While standing near a metro exit, a large man in a black jacket accosted me. He sneered: "I suppose you would like to see Moscow all American?"

As a seasoned street-wise reporter, I read this as the awkward appeal of a lonely soul who wanted to talk. So we chatted for a while, warily.

His main assertion: 90 percent of Muscovites share nationalist anger over the massive influx of migrant workers from the Muslim south ­ Central Asia and Russia's own Caucasus.

Startlingly, I found sympathy for the nationalists from two people I interviewed at random as they came out of the metro. Blinking in the sun of a holiday afternoon, they had stumbled on the public rage of the black jackets.

Three days later, the Reds had their turn.

The Communists marched down Tverskaya, Moscow's central shopping avenue. The police seemed to be mostly concerned with picking up plastic traffic cones, restoring Moscow traffic to its rush hour paralysis.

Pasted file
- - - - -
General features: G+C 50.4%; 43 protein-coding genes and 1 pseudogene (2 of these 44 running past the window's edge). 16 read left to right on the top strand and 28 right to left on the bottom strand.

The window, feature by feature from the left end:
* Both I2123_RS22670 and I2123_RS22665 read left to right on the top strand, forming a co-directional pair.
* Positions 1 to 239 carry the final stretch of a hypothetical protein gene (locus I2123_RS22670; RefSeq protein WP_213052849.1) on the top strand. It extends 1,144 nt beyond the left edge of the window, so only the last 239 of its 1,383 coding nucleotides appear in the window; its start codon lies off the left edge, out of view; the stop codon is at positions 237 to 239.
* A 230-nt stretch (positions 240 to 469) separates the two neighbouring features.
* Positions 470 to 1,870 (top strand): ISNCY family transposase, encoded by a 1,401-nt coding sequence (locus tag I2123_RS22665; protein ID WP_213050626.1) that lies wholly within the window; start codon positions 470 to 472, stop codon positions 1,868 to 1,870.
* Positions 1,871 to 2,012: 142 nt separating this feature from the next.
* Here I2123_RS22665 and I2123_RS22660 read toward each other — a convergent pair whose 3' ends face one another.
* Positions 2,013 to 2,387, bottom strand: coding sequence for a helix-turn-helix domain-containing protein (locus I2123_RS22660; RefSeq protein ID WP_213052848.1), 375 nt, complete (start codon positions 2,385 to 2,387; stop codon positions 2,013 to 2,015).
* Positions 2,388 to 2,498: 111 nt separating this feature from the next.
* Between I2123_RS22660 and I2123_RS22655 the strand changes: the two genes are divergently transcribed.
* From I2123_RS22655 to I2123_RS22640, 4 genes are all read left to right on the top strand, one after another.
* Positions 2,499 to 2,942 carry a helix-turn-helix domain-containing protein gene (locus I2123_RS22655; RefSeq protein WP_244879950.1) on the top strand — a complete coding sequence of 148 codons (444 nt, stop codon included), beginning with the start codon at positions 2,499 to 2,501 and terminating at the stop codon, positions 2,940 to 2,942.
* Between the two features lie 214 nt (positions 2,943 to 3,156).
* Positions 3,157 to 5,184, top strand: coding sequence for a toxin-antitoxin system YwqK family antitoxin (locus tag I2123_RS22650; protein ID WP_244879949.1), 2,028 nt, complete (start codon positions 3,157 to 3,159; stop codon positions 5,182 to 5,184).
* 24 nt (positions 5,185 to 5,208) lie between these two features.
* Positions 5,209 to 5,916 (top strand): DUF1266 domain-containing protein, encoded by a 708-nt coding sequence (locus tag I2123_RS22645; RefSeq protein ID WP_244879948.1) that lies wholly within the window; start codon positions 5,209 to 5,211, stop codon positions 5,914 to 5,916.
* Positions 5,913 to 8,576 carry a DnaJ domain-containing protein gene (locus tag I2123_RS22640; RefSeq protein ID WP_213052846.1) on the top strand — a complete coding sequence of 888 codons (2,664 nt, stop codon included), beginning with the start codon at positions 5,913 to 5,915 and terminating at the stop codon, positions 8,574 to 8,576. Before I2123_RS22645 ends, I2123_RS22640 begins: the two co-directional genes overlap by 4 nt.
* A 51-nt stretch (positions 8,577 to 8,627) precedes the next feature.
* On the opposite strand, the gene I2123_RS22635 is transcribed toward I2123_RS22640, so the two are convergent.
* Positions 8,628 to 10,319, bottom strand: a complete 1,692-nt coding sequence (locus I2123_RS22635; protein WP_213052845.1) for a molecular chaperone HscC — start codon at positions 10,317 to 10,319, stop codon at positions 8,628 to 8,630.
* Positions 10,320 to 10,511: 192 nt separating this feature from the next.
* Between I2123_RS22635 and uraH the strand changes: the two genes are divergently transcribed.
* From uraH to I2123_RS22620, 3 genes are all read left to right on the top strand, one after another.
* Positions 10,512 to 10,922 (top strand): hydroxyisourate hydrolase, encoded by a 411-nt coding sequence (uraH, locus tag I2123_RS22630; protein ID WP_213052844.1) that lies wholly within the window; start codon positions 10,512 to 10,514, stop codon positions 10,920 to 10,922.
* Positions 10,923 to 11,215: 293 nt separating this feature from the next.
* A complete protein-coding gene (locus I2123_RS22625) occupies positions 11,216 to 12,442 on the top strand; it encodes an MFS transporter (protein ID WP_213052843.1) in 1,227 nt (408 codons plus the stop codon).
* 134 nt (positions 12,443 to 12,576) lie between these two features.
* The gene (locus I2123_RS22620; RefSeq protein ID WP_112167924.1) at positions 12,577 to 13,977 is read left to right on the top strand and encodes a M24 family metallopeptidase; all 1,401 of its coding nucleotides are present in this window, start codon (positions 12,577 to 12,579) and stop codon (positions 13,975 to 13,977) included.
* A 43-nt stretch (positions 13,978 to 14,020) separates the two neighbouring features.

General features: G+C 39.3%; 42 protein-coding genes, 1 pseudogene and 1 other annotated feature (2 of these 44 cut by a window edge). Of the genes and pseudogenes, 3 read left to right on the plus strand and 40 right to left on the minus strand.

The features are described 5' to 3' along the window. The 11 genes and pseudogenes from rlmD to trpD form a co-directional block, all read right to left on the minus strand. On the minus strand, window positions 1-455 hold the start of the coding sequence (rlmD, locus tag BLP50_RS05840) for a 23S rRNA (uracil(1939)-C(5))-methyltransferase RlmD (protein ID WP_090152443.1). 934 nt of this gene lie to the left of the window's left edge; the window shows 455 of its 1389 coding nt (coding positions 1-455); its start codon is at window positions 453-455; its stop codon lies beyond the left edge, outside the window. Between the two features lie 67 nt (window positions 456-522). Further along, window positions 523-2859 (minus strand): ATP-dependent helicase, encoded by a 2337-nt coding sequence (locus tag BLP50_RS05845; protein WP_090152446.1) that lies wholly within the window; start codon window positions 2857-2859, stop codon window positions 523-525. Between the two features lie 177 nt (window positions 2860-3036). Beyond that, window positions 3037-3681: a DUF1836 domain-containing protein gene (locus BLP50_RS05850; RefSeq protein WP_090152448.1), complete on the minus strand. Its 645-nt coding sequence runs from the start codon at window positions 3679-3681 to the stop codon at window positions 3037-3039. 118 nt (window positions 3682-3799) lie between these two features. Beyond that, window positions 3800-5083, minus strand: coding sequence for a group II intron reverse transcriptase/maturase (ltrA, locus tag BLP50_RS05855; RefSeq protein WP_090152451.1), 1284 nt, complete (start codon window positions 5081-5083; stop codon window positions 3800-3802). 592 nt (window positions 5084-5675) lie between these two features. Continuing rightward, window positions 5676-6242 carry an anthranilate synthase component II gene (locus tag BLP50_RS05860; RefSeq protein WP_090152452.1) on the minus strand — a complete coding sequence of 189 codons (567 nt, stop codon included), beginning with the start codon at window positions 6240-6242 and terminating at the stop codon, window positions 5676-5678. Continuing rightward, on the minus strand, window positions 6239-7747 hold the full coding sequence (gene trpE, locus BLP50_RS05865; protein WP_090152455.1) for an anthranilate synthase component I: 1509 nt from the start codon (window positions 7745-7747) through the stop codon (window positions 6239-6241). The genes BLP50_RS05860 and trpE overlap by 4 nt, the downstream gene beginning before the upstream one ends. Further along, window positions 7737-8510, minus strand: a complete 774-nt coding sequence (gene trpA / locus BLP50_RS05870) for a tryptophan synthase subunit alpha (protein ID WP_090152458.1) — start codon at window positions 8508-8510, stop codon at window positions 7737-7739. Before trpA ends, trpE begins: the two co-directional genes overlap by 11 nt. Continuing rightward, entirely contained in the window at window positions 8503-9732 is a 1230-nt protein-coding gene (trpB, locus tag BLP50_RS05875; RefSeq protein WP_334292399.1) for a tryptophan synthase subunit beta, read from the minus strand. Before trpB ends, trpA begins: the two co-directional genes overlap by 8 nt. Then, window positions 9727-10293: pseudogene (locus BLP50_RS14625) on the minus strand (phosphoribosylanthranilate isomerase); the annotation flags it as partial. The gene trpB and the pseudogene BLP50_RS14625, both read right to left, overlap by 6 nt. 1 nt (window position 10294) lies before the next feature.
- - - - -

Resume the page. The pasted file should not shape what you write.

Two ambulances closely followed the parade, standing by in case a marcher had a stroke.

The Communists were poor and old. They were overwhelmingly pensioners, women fumbling in their purses for the right coins to pay for a cheaply printed Communist newspaper.

Gennadi Zyuganov, the Communist leader, gave a brave speech about new blood coming into the party and new (invisible) brigades of Communist Youth.

But marchers under 40 years of age clustered together, evincing the kind of self conscious uneasiness that some people show when they visit a retirement home.

Viktor, a retired construction worker, said life was great under the USSR: "Free education, free health care, guaranteed work." When I asked if his children were helping out, he said they had all turned out "bumzhi" ­ bums. A harsh verdict on a cold gray evening in the stone city (Moscow).

As the red banners passed the Zara clothing store, reportedly the most expensive street level merchant space in Moscow, I watched as sleek metrosexual salesmen cautiously peeked through their window displays. They looked out as if their luxury turf was being invaded by Martians.